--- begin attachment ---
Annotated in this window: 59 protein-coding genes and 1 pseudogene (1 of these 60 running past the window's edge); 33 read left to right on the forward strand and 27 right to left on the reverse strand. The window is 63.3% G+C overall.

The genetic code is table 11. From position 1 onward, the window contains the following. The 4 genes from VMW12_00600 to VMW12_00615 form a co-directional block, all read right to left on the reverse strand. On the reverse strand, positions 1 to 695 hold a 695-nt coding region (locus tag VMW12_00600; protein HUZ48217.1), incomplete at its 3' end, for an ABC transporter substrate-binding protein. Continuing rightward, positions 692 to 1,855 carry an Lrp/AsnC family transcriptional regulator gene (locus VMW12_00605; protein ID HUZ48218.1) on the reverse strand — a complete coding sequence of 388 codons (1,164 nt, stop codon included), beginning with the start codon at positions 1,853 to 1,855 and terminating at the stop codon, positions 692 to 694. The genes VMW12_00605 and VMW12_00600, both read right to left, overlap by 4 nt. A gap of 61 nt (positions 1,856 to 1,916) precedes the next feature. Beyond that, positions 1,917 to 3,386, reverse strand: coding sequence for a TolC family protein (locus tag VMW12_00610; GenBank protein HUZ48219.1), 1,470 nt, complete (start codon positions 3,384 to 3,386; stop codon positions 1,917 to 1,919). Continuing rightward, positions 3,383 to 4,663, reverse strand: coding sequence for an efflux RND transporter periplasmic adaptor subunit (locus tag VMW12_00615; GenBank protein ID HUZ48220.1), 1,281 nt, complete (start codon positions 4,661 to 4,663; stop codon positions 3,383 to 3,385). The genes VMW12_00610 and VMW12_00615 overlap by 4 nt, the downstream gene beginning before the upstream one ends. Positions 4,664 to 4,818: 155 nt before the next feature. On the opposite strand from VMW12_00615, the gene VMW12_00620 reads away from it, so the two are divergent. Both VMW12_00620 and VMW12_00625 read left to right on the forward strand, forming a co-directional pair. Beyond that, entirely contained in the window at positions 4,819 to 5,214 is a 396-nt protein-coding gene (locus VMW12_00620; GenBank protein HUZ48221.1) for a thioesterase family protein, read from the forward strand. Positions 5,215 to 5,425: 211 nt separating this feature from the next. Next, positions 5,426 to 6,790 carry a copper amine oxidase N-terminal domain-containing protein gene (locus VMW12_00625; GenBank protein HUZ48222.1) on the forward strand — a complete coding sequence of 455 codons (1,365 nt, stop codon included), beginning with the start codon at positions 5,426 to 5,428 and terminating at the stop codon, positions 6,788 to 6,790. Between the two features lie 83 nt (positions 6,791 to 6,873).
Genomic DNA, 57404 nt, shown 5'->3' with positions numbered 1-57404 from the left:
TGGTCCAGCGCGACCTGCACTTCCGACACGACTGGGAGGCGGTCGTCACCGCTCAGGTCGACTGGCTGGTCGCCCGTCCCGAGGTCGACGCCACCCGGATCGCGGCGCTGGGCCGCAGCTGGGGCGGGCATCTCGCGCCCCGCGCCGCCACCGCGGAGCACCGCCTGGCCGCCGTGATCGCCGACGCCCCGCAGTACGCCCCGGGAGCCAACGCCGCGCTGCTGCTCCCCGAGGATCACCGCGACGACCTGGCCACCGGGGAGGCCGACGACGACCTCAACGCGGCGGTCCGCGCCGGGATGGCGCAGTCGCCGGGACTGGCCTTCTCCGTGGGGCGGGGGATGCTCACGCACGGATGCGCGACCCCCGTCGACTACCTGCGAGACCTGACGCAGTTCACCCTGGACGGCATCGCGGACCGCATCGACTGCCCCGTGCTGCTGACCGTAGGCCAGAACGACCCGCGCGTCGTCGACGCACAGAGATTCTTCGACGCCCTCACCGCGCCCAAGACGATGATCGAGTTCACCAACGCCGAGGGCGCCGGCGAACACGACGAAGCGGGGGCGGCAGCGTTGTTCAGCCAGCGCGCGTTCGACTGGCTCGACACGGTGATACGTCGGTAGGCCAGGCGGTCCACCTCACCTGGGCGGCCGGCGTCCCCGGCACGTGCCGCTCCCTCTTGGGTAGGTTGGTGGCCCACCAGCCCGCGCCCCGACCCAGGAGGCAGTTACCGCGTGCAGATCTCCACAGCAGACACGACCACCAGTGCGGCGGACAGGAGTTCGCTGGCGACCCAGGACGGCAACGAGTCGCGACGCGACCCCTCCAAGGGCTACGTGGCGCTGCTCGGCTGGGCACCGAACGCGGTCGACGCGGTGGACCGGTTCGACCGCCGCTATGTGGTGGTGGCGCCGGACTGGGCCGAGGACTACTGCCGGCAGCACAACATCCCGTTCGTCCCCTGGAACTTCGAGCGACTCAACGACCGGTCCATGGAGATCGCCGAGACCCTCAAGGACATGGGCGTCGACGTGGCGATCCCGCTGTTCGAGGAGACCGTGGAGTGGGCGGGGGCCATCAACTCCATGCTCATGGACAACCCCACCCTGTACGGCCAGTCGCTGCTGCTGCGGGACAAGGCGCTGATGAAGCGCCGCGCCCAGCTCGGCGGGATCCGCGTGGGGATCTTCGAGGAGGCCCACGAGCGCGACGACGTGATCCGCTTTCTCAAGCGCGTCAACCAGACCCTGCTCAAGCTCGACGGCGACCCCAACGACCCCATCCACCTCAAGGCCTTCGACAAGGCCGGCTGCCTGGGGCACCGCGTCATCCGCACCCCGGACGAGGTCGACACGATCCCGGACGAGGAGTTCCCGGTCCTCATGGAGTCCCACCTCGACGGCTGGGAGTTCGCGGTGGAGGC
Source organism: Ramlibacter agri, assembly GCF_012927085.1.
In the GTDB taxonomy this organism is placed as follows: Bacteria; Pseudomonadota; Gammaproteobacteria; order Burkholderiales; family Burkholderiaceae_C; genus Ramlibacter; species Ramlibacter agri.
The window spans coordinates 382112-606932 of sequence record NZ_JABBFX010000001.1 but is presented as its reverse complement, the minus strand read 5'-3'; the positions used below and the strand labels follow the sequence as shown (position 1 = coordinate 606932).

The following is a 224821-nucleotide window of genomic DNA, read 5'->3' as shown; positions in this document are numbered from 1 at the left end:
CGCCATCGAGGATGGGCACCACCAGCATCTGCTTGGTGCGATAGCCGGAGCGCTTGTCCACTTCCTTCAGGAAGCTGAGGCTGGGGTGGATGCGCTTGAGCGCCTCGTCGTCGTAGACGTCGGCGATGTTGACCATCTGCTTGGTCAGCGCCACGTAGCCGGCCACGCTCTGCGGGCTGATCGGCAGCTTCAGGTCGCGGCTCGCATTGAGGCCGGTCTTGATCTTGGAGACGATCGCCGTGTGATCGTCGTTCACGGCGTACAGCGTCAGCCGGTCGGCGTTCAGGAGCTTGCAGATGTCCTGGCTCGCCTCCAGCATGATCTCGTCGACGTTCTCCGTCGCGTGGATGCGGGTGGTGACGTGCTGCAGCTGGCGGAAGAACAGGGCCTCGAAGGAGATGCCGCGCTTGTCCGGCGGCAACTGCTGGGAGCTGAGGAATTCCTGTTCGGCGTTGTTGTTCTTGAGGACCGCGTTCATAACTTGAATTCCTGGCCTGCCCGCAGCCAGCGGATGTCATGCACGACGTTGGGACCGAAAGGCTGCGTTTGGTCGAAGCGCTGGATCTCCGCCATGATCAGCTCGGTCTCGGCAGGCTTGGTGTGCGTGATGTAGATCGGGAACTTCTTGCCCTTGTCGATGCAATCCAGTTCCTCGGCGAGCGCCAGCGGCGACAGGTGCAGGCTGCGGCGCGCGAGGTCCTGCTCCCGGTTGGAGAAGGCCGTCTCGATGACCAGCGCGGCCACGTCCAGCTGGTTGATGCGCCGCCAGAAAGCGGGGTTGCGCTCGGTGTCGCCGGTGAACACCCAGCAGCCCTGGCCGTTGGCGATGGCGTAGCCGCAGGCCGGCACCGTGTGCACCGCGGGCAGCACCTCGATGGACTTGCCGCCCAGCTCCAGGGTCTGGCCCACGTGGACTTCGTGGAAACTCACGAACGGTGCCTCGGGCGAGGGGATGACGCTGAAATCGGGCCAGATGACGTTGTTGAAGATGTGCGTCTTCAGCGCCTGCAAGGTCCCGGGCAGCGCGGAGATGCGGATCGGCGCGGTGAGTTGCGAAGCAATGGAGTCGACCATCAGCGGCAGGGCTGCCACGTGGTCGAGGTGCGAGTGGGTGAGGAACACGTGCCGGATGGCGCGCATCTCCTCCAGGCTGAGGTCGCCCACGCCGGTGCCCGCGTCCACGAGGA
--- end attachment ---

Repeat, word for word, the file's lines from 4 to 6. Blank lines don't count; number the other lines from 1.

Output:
TGGTCCAGCGCGACCTGCACTTCCGACACGACTGGGAGGCGGTCGTCACCGCTCAGGTCGACTGGCTGGTCGCCCGTCCCGAGGTCGACGCCACCCGGATCGCGGCGCTGGGCCGCAGCTGGGGCGGGCATCTCGCGCCCCGCGCCGCCACCGCGGAGCACCGCCTGGCCGCCGTGATCGCCGACGCCCCGCAGTACGCCCCGGGAGCCAACGCCGCGCTGCTGCTCCCCGAGGATCACCGCGACGACCTGGCCACCGGGGAGGCCGACGACGACCTCAACGCGGCGGTCCGCGCCGGGATGGCGCAGTCGCCGGGACTGGCCTTCTCCGTGGGGCGGGGGATGCTCACGCACGGATGCGCGACCCCCGTCGACTACCTGCGAGACCTGACGCAGTTCACCCTGGACGGCATCGCGGACCGCATCGACTGCCCCGTGCTGCTGACCGTAGGCCAGAACGACCCGCGCGTCGTCGACGCACAGAGATTCTTCGACGCCCTCACCGCGCCCAAGACGATGATCGAGTTCACCAACGCCGAGGGCGCCGGCGAACACGACGAAGCGGGGGCGGCAGCGTTGTTCAGCCAGCGCGCGTTCGACTGGCTCGACACGGTGATACGTCGGTAGGCCAGGCGGTCCACCTCACCTGGGCGGCCGGCGTCCCCGGCACGTGCCGCTCCCTCTTGGGTAGGTTGGTGGCCCACCAGCCCGCGCCCCGACCCAGGAGGCAGTTACCGCGTGCAGATCTCCACAGCAGACACGACCACCAGTGCGGCGGACAGGAGTTCGCTGGCGACCCAGGACGGCAACGAGTCGCGACGCGACCCCTCCAAGGGCTACGTGGCGCTGCTCGGCTGGGCACCGAACGCGGTCGACGCGGTGGACCGGTTCGACCGCCGCTATGTGGTGGTGGCGCCGGACTGGGCCGAGGACTACTGCCGGCAGCACAACATCCCGTTCGTCCCCTGGAACTTCGAGCGACTCAACGACCGGTCCATGGAGATCGCCGAGACCCTCAAGGACATGGGCGTCGACGTGGCGATCCCGCTGTTCGAGGAGACCGTGGAGTGGGCGGGGGCCATCAACTCCATGCTCATGGACAACCCCACCCTGTACGGCCAGTCGCTGCTGCTGCGGGACAAGGCGCTGATGAAGCGCCGCGCCCAGCTCGGCGGGATCCGCGTGGGGATCTTCGAGGAGGCCCACGAGCGCGACGACGTGATCCGCTTTCTCAAGCGCGTCAACCAGACCCTGCTCAAGCTCGACGGCGACCCCAACGACCCCATCCACCTCAAGGCCTTCGACAAGGCCGGCTGCCTGGGGCACCGCGTCATCCGCACCCCGGACGAGGTCGACACGATCCCGGACGAGGAGTTCCCGGTCCTCATGGAGTCCCACCTCGACGGCTGGGAGTTCGCGGTGGAGGC
Source organism: Ramlibacter agri, assembly GCF_012927085.1.
In the GTDB taxonomy this organism is placed as follows: Bacteria; Pseudomonadota; Gammaproteobacteria; order Burkholderiales; family Burkholderiaceae_C; genus Ramlibacter; species Ramlibacter agri.